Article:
Carter blinked, wondering what had happened and irresistibly reminded of her own, similar experience two years prior. She listened as he went on.
"All right look, I'm just going to come to the point, here. When I was on that ship, all alone…I wasn't exactly all alone because you were there. I mean, I know it wasn't you; of course it wasn't you. You were a hallucination. A really annoying, uncooperative, fully dressed hallucination. You know, it's amazing, you were a product of my own mind, and yet you still argued with me at every opportunity, insisting you were right and I was wrong. I guess I reproduced you pretty faithfully, huh? Anyway…I know this sounds crazy, but that's okay because I was crazy at the time. Suffering from a concussion, anyway. And hypothermia. Oh, and apoxia for awhile. Not to mention I have this little problem with tight spaces…but never mind all that. The point is that I was out of it. And even though I know it wasn't really you, some part of my mind manifested you in order to help me get through it. So…I just wanted to say…thanks. I know you have no idea what I'm talking about, but you…sort of…helped me stay alive. I…I think it could only have been you there; you're the only one who… Anyway, I don't think I would have made it otherwise. So…thanks."
Mouth gaping open, eyes wide, Carter was distracted from the video by another voice calling her name. When "Sam" didn't work, the voice switched to a brisk, barked "Carter!" Abruptly she realized that she was still holding the receiver, but it had slid down her neck as she'd watched, becoming more and more amazed by what she heard.
She raised it again to her ear. "Sorry, I'm here. I uh…I dropped the phone. Listen, I'm going to head out of here in a few. Call me back at home in about half an hour?"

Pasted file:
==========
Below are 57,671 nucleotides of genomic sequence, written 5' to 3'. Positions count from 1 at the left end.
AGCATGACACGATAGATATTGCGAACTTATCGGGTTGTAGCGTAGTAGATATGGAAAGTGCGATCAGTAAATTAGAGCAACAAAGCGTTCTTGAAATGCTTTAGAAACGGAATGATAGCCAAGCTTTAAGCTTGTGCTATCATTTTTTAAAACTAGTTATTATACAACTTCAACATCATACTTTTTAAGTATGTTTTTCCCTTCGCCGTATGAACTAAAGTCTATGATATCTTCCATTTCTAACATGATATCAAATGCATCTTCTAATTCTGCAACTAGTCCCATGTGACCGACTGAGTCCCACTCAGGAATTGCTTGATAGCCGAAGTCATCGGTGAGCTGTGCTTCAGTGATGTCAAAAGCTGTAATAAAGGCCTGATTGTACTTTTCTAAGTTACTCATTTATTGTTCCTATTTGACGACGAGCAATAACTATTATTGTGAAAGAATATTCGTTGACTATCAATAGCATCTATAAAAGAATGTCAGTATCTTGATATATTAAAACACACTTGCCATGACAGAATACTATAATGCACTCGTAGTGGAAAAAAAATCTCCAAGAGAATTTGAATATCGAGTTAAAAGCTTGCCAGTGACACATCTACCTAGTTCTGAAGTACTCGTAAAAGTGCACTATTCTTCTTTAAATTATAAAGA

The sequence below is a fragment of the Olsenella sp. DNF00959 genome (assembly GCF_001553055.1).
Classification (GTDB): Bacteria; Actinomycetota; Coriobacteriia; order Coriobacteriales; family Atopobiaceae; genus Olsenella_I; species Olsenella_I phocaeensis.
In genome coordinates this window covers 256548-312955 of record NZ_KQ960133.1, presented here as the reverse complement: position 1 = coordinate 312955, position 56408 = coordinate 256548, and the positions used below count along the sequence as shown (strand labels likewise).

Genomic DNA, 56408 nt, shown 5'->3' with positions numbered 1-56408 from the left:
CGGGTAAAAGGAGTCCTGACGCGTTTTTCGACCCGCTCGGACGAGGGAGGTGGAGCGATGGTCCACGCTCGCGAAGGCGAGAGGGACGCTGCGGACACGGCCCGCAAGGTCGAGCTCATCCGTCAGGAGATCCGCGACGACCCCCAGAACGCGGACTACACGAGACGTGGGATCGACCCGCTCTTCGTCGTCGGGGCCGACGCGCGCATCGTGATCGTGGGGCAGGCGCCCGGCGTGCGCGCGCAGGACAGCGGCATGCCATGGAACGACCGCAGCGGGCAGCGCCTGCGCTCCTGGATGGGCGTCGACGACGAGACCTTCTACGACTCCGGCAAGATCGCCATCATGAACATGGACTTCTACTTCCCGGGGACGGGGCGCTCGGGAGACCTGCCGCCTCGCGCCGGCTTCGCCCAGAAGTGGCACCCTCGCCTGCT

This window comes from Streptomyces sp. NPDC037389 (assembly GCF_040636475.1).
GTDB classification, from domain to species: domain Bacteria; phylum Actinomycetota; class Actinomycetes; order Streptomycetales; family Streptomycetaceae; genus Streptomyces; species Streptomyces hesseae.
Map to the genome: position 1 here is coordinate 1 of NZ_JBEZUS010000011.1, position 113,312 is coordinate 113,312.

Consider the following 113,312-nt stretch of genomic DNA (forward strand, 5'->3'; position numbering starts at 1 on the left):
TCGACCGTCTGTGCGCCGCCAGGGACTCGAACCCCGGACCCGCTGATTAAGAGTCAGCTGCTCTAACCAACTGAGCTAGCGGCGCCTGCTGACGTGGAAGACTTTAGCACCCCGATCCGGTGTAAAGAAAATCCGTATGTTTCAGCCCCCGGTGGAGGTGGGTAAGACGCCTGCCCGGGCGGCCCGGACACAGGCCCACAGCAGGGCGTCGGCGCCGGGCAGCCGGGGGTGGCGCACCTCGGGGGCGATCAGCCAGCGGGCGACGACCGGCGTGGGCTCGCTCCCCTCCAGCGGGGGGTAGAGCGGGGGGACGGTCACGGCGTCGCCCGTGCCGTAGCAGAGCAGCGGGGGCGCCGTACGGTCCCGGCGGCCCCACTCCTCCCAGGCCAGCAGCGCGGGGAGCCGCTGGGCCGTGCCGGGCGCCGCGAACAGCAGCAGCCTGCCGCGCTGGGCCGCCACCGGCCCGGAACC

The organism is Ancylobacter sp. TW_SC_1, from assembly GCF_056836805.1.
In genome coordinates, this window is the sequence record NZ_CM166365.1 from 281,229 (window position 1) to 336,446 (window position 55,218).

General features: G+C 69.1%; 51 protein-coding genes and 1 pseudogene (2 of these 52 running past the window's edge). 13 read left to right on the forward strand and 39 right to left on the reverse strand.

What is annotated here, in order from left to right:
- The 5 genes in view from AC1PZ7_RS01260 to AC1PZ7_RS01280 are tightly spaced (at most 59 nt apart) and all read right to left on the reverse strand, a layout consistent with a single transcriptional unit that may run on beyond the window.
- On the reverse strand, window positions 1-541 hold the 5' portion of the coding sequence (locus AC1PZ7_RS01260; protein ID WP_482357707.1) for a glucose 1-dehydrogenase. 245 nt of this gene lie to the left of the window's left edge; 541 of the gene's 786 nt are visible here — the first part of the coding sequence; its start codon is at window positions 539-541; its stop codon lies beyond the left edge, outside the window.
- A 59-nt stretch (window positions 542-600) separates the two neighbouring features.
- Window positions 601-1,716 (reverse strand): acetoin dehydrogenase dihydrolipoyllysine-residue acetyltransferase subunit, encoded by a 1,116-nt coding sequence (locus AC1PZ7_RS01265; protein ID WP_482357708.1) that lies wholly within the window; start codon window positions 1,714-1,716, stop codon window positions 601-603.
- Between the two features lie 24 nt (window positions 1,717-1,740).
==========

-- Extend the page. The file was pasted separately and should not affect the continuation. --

"Sure," he said after a brief pause. "And we're still on for this weekend, right?"
Carter smiled again, shaking off for the moment McKay's astounding revelation and injecting a bit of seduction into her tone. "We'd better be. I picked up some self-warming massage oil the other day. It heats up when you blow on it or rub it. Oh, and some new bubble bath. Vanilla sugar. I think I might actually try that out tonight."
There was another pause from O'Neill's end of the line, but this time when his voice came back there was another quality to it altogether. "Hurry home," he advised in a tight voice, and hung up.
Carter grinned to herself as she replaced the receiver, then sat down again before her laptop. It was almost unbelievable, McKay's story…eerie the way it mirrored her experience when she was trapped on board the Prometheus with a concussion of her own. Her hallucinations had been her father and teammates, and she couldn't help but wonder what it meant. Was it just two similar minds reacting to the same stimuli in the same fashion? Or was there something deeper that explained it?
Either way, she was once again in a perfect spot to understand completely his confession, and his odd sense of gratitude. And the position again gave her a unique insight into the mind of Rodney McKay. He always seemed to draw a conglomeration of feelings out of her…aggravation, frustration, amusement and – occasionally – understanding. Though he mostly annoyed the crap out of her, sometimes he could be…touching. Like when he had called her an artist and looked so obviously distraught over having gotten her injured. And now…sending a message across billions of light-years to say thanks for existing, basically. For being important enough to him that a hallucination of her was enough to get him through a life threatening situation. She knew what that was like, and wasn't quite sure what to make of the fact that she'd been his Jack, Daniel and Teal'c.
Still reeling from his surprising disclosure, thinking favorably that perhaps there was hope yet for Doctor Rodney McKay, Carter gave her attention to the end of the video.
"…oh, and by the way…do you happen to own a light blue bra? Sort of lacy, matches your eyes? Looks great wet?..."